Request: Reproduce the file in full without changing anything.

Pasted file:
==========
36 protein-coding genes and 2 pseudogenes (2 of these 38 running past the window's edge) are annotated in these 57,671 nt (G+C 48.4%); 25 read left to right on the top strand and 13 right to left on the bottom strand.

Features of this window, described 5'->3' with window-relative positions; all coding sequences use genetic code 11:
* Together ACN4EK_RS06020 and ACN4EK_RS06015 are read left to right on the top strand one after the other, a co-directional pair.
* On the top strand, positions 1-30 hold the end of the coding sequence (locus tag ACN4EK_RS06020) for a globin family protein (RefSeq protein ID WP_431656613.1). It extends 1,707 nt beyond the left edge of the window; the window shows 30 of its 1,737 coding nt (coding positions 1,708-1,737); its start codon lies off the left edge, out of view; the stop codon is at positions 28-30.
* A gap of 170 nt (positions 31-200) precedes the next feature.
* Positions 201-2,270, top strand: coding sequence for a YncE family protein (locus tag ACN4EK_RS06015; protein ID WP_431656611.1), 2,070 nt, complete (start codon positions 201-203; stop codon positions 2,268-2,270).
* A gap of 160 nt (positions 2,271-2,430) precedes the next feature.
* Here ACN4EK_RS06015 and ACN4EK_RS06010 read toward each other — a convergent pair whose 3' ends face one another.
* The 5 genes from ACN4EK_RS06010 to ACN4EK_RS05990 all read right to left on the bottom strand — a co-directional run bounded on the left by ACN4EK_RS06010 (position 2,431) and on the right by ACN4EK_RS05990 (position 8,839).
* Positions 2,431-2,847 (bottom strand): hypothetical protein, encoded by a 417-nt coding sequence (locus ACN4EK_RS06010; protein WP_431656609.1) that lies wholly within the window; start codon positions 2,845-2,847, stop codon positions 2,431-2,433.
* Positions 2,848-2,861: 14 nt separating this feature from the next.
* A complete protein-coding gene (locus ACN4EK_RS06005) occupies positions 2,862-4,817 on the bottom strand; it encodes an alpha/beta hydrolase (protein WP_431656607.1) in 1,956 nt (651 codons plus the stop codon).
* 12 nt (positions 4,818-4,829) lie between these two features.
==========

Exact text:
36 protein-coding genes and 2 pseudogenes (2 of these 38 running past the window's edge) are annotated in these 57,671 nt (G+C 48.4%); 25 read left to right on the top strand and 13 right to left on the bottom strand.

Features of this window, described 5'->3' with window-relative positions; all coding sequences use genetic code 11:
* Together ACN4EK_RS06020 and ACN4EK_RS06015 are read left to right on the top strand one after the other, a co-directional pair.
* On the top strand, positions 1-30 hold the end of the coding sequence (locus tag ACN4EK_RS06020) for a globin family protein (RefSeq protein ID WP_431656613.1). It extends 1,707 nt beyond the left edge of the window; the window shows 30 of its 1,737 coding nt (coding positions 1,708-1,737); its start codon lies off the left edge, out of view; the stop codon is at positions 28-30.
* A gap of 170 nt (positions 31-200) precedes the next feature.
* Positions 201-2,270, top strand: coding sequence for a YncE family protein (locus tag ACN4EK_RS06015; protein ID WP_431656611.1), 2,070 nt, complete (start codon positions 201-203; stop codon positions 2,268-2,270).
* A gap of 160 nt (positions 2,271-2,430) precedes the next feature.
* Here ACN4EK_RS06015 and ACN4EK_RS06010 read toward each other — a convergent pair whose 3' ends face one another.
* The 5 genes from ACN4EK_RS06010 to ACN4EK_RS05990 all read right to left on the bottom strand — a co-directional run bounded on the left by ACN4EK_RS06010 (position 2,431) and on the right by ACN4EK_RS05990 (position 8,839).
* Positions 2,431-2,847 (bottom strand): hypothetical protein, encoded by a 417-nt coding sequence (locus ACN4EK_RS06010; protein WP_431656609.1) that lies wholly within the window; start codon positions 2,845-2,847, stop codon positions 2,431-2,433.
* Positions 2,848-2,861: 14 nt separating this feature from the next.
* A complete protein-coding gene (locus ACN4EK_RS06005) occupies positions 2,862-4,817 on the bottom strand; it encodes an alpha/beta hydrolase (protein WP_431656607.1) in 1,956 nt (651 codons plus the stop codon).
* 12 nt (positions 4,818-4,829) lie between these two features.